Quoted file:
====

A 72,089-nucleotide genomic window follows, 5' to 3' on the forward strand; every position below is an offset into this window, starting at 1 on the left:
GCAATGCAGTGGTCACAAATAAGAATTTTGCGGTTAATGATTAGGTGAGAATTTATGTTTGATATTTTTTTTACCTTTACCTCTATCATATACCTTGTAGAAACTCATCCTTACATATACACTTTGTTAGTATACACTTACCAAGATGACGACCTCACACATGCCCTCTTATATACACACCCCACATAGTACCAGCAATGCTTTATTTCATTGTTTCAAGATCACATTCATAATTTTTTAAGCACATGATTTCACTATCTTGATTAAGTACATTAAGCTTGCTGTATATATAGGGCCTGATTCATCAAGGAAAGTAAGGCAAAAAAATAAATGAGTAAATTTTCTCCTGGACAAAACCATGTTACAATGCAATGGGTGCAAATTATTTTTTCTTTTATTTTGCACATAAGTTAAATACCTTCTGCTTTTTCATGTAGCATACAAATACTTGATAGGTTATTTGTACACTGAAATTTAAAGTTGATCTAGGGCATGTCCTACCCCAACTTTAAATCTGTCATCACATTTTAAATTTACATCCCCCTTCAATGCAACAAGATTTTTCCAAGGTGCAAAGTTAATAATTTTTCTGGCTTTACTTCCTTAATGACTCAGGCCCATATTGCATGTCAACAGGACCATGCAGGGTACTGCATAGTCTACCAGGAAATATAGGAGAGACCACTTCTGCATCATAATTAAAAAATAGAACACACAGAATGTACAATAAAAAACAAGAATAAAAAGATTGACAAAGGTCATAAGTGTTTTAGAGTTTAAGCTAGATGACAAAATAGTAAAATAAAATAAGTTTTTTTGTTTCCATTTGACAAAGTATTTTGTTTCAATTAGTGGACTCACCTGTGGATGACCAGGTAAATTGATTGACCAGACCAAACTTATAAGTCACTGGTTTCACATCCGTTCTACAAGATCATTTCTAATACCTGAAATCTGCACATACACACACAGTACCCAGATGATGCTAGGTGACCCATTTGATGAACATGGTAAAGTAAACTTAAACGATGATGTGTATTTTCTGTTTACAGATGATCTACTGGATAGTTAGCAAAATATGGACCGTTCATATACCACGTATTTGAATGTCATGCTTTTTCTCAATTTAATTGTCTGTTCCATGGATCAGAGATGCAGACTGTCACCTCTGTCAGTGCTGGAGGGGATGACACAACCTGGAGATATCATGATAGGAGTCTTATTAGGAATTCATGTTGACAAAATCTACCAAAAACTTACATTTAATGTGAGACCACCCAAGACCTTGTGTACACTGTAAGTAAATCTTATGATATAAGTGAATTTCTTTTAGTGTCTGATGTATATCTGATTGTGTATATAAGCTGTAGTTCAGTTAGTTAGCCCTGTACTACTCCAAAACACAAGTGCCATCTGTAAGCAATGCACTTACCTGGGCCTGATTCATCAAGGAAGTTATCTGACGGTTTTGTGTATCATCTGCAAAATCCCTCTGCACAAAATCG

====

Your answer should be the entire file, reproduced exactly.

A 72,089-nucleotide genomic window follows, 5' to 3' on the forward strand; every position below is an offset into this window, starting at 1 on the left:
GCAATGCAGTGGTCACAAATAAGAATTTTGCGGTTAATGATTAGGTGAGAATTTATGTTTGATATTTTTTTTACCTTTACCTCTATCATATACCTTGTAGAAACTCATCCTTACATATACACTTTGTTAGTATACACTTACCAAGATGACGACCTCACACATGCCCTCTTATATACACACCCCACATAGTACCAGCAATGCTTTATTTCATTGTTTCAAGATCACATTCATAATTTTTTAAGCACATGATTTCACTATCTTGATTAAGTACATTAAGCTTGCTGTATATATAGGGCCTGATTCATCAAGGAAAGTAAGGCAAAAAAATAAATGAGTAAATTTTCTCCTGGACAAAACCATGTTACAATGCAATGGGTGCAAATTATTTTTTCTTTTATTTTGCACATAAGTTAAATACCTTCTGCTTTTTCATGTAGCATACAAATACTTGATAGGTTATTTGTACACTGAAATTTAAAGTTGATCTAGGGCATGTCCTACCCCAACTTTAAATCTGTCATCACATTTTAAATTTACATCCCCCTTCAATGCAACAAGATTTTTCCAAGGTGCAAAGTTAATAATTTTTCTGGCTTTACTTCCTTAATGACTCAGGCCCATATTGCATGTCAACAGGACCATGCAGGGTACTGCATAGTCTACCAGGAAATATAGGAGAGACCACTTCTGCATCATAATTAAAAAATAGAACACACAGAATGTACAATAAAAAACAAGAATAAAAAGATTGACAAAGGTCATAAGTGTTTTAGAGTTTAAGCTAGATGACAAAATAGTAAAATAAAATAAGTTTTTTTGTTTCCATTTGACAAAGTATTTTGTTTCAATTAGTGGACTCACCTGTGGATGACCAGGTAAATTGATTGACCAGACCAAACTTATAAGTCACTGGTTTCACATCCGTTCTACAAGATCATTTCTAATACCTGAAATCTGCACATACACACACAGTACCCAGATGATGCTAGGTGACCCATTTGATGAACATGGTAAAGTAAACTTAAACGATGATGTGTATTTTCTGTTTACAGATGATCTACTGGATAGTTAGCAAAATATGGACCGTTCATATACCACGTATTTGAATGTCATGCTTTTTCTCAATTTAATTGTCTGTTCCATGGATCAGAGATGCAGACTGTCACCTCTGTCAGTGCTGGAGGGGATGACACAACCTGGAGATATCATGATAGGAGTCTTATTAGGAATTCATGTTGACAAAATCTACCAAAAACTTACATTTAATGTGAGACCACCCAAGACCTTGTGTACACTGTAAGTAAATCTTATGATATAAGTGAATTTCTTTTAGTGTCTGATGTATATCTGATTGTGTATATAAGCTGTAGTTCAGTTAGTTAGCCCTGTACTACTCCAAAACACAAGTGCCATCTGTAAGCAATGCACTTACCTGGGCCTGATTCATCAAGGAAGTTATCTGACGGTTTTGTGTATCATCTGCAAAATCCCTCTGCACAAAATCG